About Us

Continuing Education at UNC-Chapel Hill

Students listen to a lecture in a classroom.

Programs and services that were previously managed by the Friday Center for Continuing Education are now part of UNC-Chapel Hill Digital and Lifelong Learning (DLL), the University’s dedicated resource for digital, flexible, and nontraditional learning.

Chartered on December 11, 1789, The University of North Carolina at Chapel Hill was the first state university in America. It opened its doors in 1795 with two professors and 41 students. Today, the University is a thriving institution with more than 24,000 students and 2,600 faculty members. It is consistently ranked among the great institutions of higher education in the nation. Its 13 colleges and schools provide instruction in more than 100 fields, offering 84 bachelor’s, 165 master’s, 106 doctoral, and four professional degrees.

Continuing education at The University of North Carolina was organized formally in 1913 when a Bureau of Extension was established to facilitate the University’s efforts to reach out to North Carolina citizens. Since that time, continuing education has become a significant activity in a number of schools and departments.

The William and Ida Friday Center for Continuing Education

Housed within Digital and Lifelong Learning, a part of the Office of the Provost, the Friday Center is UNC-Chapel Hill’s primary continuing education unit. The Center offers a wide range of educational programs and services that substantially broaden the population that the University is able to serve.

The Center’s programs and courses fall into four categories:

  • Professional Education: Grow your skills and enhance your career in an increasingly-competitive workforce
  • Personal Enrichment: Tap into your curiosities and cultivate your interests as a lifelong learner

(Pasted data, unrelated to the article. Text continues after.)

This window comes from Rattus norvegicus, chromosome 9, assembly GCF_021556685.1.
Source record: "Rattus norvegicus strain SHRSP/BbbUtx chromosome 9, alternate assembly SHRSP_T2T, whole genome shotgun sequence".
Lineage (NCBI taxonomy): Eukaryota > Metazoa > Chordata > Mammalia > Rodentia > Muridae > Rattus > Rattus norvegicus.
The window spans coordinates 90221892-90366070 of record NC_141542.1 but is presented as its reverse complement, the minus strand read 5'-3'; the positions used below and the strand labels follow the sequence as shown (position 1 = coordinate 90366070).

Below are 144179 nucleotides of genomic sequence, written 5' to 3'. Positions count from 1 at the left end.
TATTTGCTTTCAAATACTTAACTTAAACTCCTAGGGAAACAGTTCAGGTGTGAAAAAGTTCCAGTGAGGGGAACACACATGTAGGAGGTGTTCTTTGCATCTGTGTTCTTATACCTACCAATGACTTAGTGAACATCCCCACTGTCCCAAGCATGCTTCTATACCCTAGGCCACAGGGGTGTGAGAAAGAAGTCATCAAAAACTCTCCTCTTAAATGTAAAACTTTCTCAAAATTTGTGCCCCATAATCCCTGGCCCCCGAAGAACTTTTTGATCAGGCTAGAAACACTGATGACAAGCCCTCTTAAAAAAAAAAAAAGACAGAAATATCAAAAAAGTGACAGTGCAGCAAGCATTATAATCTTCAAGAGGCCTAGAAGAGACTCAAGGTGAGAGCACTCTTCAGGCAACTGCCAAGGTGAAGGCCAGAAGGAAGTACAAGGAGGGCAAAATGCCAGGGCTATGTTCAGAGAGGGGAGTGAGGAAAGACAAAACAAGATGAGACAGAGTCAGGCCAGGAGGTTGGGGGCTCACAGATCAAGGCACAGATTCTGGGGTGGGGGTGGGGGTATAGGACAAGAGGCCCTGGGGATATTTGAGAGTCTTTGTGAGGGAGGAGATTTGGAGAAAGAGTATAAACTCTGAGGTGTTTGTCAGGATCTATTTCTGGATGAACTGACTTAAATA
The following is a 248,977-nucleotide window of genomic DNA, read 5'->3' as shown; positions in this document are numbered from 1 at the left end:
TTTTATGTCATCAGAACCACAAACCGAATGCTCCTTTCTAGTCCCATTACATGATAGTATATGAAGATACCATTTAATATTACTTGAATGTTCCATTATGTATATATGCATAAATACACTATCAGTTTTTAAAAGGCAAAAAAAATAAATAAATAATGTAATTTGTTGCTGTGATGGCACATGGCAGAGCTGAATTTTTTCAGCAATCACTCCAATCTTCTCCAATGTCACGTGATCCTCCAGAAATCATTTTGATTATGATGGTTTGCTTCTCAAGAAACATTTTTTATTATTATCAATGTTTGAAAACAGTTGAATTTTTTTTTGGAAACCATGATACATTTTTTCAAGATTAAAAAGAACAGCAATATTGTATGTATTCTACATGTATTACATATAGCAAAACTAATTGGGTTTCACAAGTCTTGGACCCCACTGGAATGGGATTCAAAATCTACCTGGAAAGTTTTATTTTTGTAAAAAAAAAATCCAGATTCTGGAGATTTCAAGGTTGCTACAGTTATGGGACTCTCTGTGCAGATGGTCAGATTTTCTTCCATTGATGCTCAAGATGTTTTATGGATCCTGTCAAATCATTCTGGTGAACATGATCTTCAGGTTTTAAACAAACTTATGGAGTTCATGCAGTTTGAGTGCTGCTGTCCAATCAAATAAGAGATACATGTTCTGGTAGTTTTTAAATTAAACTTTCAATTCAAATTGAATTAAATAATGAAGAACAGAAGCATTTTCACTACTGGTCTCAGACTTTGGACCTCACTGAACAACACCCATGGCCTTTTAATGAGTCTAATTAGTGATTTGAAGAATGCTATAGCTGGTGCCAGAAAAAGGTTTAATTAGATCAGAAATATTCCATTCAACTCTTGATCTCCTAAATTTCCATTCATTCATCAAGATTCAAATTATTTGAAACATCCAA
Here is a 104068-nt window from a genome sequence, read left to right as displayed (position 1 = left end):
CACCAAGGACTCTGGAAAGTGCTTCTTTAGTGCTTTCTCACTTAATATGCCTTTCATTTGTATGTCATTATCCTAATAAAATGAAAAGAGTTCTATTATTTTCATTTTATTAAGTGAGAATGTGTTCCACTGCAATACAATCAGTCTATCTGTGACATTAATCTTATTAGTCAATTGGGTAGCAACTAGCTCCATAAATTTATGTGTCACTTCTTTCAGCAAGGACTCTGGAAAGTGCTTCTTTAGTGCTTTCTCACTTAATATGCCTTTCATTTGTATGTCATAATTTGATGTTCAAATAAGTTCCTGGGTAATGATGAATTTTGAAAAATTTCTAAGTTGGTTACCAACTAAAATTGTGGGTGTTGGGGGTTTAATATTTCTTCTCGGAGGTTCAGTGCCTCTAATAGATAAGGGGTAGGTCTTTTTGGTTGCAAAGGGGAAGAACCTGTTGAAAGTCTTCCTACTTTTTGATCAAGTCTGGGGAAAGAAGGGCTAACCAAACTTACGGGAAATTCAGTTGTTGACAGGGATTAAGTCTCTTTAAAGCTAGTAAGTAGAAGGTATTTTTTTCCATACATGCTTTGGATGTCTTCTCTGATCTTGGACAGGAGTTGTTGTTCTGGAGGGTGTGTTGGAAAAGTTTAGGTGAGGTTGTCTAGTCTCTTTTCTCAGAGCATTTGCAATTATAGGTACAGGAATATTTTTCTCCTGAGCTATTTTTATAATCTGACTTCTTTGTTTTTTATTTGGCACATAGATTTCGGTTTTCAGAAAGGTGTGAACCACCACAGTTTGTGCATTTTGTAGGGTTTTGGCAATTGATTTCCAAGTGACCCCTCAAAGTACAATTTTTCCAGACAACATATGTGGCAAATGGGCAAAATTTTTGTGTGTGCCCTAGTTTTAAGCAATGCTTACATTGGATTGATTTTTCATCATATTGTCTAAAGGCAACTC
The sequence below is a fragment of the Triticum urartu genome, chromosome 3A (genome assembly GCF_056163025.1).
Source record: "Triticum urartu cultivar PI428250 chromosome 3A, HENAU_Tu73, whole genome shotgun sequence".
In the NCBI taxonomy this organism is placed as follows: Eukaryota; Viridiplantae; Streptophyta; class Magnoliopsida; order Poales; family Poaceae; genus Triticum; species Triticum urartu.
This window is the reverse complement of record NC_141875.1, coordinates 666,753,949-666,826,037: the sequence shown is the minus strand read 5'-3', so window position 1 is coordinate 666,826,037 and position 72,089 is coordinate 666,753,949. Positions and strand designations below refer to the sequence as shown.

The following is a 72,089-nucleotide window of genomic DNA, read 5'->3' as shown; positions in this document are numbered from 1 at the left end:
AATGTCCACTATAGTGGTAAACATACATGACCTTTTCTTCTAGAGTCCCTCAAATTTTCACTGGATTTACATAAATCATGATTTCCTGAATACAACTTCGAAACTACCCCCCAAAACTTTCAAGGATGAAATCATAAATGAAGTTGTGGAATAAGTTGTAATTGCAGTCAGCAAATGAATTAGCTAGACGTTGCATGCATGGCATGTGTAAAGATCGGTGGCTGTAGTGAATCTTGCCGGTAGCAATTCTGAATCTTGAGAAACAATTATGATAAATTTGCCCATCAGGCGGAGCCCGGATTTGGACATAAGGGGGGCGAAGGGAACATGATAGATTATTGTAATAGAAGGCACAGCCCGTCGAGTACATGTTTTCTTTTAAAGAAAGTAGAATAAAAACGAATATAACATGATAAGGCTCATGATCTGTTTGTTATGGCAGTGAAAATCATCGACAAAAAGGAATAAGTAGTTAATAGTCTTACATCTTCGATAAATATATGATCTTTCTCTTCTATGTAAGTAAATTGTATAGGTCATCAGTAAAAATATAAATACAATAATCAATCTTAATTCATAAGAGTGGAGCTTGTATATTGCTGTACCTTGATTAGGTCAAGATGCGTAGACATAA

• Online courses: Earn college credits or learn new concepts from UNC-Chapel Hill faculty, online
  • Other college credit courses: Earn college credit with UNC-Chapel Hill courses

The Friday Center also administers or houses the following units:

  • Friday Conference Center, a 25,000 square-foot continuing education conference center serving UNC-Chapel Hill departments and other organizations
  • Carolina Office for Online Learning, partnering with UNC-Chapel Hill school and departments to develop and promote high-quality online education programs
  • Continuing Education Units, serving as the University’s home for recording an individual participation in noncredit courses, programs, and other activities
  • Exam Proctoring Services, offering exam supervision for the University’s online students as well as others in the community who require these services for courses offered by other institutions
  • Retired Faculty Association, a dues-supported professional association of retired faculty members of UNC-Chapel Hill and other institutions of higher learning

The administrative offices for all of the Friday Center’s units are housed in the conference center, which is located a short distance from the UNC-Chapel Hill main campus.

William and Ida Friday

The William and Ida Friday Center for Continuing Education is named in honor of two North Carolinians who have devoted their lives to enhancing and improving the lives of their fellow citizens through their work in education, the arts, and public health.

William C. Friday served as president of the University of North Carolina for thirty years. A painter and sculptor, Mrs. Friday has promoted the arts through her work with a number of North Carolina arts organizations.

The Fridays were both honored in 1981 with the North Carolina Public Service Award, the highest award given by the University. In 2004, Governor Mike Easley and the North Carolina Legislature honored Mr. and Mrs. Friday with the Long Leaf Pine Award for their service to the state. Mr. and Mrs. Friday are both graduates of UNC-Chapel Hill, where Mr. Friday earned a degree in law and Mrs. Friday earned a master’s degree in public health.